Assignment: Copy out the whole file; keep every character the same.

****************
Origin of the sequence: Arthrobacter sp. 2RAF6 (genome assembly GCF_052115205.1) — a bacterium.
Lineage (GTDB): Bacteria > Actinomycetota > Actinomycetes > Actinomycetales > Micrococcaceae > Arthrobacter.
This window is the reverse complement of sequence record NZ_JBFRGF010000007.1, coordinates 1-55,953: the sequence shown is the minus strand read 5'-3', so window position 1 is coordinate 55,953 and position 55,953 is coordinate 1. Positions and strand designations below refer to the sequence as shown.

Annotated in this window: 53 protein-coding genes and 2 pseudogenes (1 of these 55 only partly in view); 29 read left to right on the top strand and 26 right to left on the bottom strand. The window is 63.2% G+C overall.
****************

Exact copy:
Origin of the sequence: Arthrobacter sp. 2RAF6 (genome assembly GCF_052115205.1) — a bacterium.
Lineage (GTDB): Bacteria > Actinomycetota > Actinomycetes > Actinomycetales > Micrococcaceae > Arthrobacter.
This window is the reverse complement of sequence record NZ_JBFRGF010000007.1, coordinates 1-55,953: the sequence shown is the minus strand read 5'-3', so window position 1 is coordinate 55,953 and position 55,953 is coordinate 1. Positions and strand designations below refer to the sequence as shown.

Annotated in this window: 53 protein-coding genes and 2 pseudogenes (1 of these 55 only partly in view); 29 read left to right on the top strand and 26 right to left on the bottom strand. The window is 63.2% G+C overall.